Creative Growth first started in 1974 in the Oakland garage of Elias Katz, a clinical psychologist, and Florence Ludins-Katz, an artist and educator. During this time, people with developmental disabilities in California were first being deinstitutionalized. The founders felt art would help integrate patients back into society after being in an institution for so long. Creative Growth is the first and largest art center for artists with disabilities in the world. Prior to its creation, any artistic activity happened in an art room in a hospital. There had never been an art center whose mission was dedicated to art for and by people with developmental, mental, and physical disabilities.
Over time, the center grew. "We are noticing a generational shift," says Di Maria. "The older artists, having led an institutional life, want to be told where to have lunch and have more institutional behaviors. The younger artists come with modern expectations, seeing art as a career and wanting to see their work in a commercial gallery." Today, Creative Growth serves 162 artists, who regularly exhibit locally and internationally. The artists receive fifty percent of any money made off their work and the non-profit receives the other half -- the same cut as a commercial gallery. There's also a cooperative agreement: some money goes into a pot so that even if an artist does not sell anything, he or she still receives a monthly check. Everyone there is a working artist.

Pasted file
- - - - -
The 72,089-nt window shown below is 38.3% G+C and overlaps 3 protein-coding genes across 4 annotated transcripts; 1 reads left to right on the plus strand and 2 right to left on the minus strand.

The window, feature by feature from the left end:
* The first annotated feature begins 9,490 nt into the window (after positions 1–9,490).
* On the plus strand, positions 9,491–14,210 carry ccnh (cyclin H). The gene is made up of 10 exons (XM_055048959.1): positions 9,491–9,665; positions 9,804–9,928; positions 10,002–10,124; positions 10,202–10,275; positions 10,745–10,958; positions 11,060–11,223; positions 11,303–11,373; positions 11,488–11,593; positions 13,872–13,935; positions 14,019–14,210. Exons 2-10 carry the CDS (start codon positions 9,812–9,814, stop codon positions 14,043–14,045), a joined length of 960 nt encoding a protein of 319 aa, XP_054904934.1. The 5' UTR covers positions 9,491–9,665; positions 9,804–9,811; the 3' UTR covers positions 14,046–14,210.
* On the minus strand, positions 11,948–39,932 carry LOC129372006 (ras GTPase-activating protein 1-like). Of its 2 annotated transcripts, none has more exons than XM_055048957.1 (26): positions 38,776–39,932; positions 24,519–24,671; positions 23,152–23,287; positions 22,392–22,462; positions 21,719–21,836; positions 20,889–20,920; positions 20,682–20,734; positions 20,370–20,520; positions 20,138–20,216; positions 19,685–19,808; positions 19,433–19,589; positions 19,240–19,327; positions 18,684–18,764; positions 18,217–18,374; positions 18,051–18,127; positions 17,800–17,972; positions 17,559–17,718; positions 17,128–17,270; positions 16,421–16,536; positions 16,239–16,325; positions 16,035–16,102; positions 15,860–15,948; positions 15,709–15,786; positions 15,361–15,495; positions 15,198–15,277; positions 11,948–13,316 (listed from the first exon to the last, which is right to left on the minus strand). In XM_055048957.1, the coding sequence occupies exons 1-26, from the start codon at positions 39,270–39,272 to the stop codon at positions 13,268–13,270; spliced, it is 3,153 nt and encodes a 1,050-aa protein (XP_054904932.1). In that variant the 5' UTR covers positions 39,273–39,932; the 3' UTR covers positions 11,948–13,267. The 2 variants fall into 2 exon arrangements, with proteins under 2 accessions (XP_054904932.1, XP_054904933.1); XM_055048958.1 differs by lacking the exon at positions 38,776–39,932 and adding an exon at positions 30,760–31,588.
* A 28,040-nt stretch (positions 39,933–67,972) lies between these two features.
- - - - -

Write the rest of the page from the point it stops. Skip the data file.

Art made by people with disabilities has been called "brut art," "raw art," "naïve art" and "outsider art." The term "outsider" art became the most popular term to refer to art made outside of an academic setting and outside of any relationship to art history. Entire galleries devote themselves to showcasing outsider art. But Creative Growth uses none of these terms.
"Discussing someone's diagnosis in relationship to their art is a delicate balance," says Di Maria. "You shouldn't like it just because it is made by someone with Cerebral Palsy or Down's Syndrome. You should love it and then find out who the artist is and their story." Most of the artist's biographies do not mention any disabilities.
"I don't call them 'outsider' because they have lived outside of society their whole lives," Di Maria adds. His tone always communicates immense respect for the artists he works with. "We don't like to reinforce them as being different, so we say 'contemporary artists.' They exhibit a unique voice and a unique vision not seen by other makers. This is what makes the work particularly interesting."
In terms of the future of Creative Growth, Di Maria says that the staff continues to consult on creating similar centers around the country and around the world. In fact, he has just returned from South Korea, having been invited by the government to assist with their transition from deinstitutionalization. "What they have in South Korea is like what we had in the 1950's," he says. "They have never done anything like Creative Growth before." In January, three Korean artists will be featured by Creative Growth at the Outsider Art Fair in New York City.
They also have plans to turn the entire center over to the artists themselves. "We want to empower them to own and operate their own facility," says Di Maria. Already some of the long-time artists with disabilities work as teaching assistants, at public events, and as curators and philanthropists.
In 2005, Judy passed away while asleep in Joyce's arms. Creative Growth and her art live on. Like all the artists at Creative Growth, and other similar centers in Baltimore, Chicago, New York, London, Paris , Switzerland, and elsewhere, Judy communicated her insider experiences through her art. Perhaps she is not so much an outsider but an insider, inviting the rest of us in.